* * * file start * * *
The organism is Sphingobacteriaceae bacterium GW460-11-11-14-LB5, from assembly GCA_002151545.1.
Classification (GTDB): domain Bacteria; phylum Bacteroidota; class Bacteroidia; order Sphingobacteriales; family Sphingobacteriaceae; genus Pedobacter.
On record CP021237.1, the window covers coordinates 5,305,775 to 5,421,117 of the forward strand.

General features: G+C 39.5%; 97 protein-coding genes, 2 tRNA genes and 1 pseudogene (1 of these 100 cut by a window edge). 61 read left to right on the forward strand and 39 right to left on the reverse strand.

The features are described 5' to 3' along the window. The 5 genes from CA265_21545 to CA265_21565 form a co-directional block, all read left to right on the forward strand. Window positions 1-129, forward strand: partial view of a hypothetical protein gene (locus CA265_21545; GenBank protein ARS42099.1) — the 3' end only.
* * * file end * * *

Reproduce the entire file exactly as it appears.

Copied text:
The organism is Sphingobacteriaceae bacterium GW460-11-11-14-LB5, from assembly GCA_002151545.1.
Classification (GTDB): domain Bacteria; phylum Bacteroidota; class Bacteroidia; order Sphingobacteriales; family Sphingobacteriaceae; genus Pedobacter.
On record CP021237.1, the window covers coordinates 5,305,775 to 5,421,117 of the forward strand.

General features: G+C 39.5%; 97 protein-coding genes, 2 tRNA genes and 1 pseudogene (1 of these 100 cut by a window edge). 61 read left to right on the forward strand and 39 right to left on the reverse strand.

The features are described 5' to 3' along the window. The 5 genes from CA265_21545 to CA265_21565 form a co-directional block, all read left to right on the forward strand. Window positions 1-129, forward strand: partial view of a hypothetical protein gene (locus CA265_21545; GenBank protein ARS42099.1) — the 3' end only.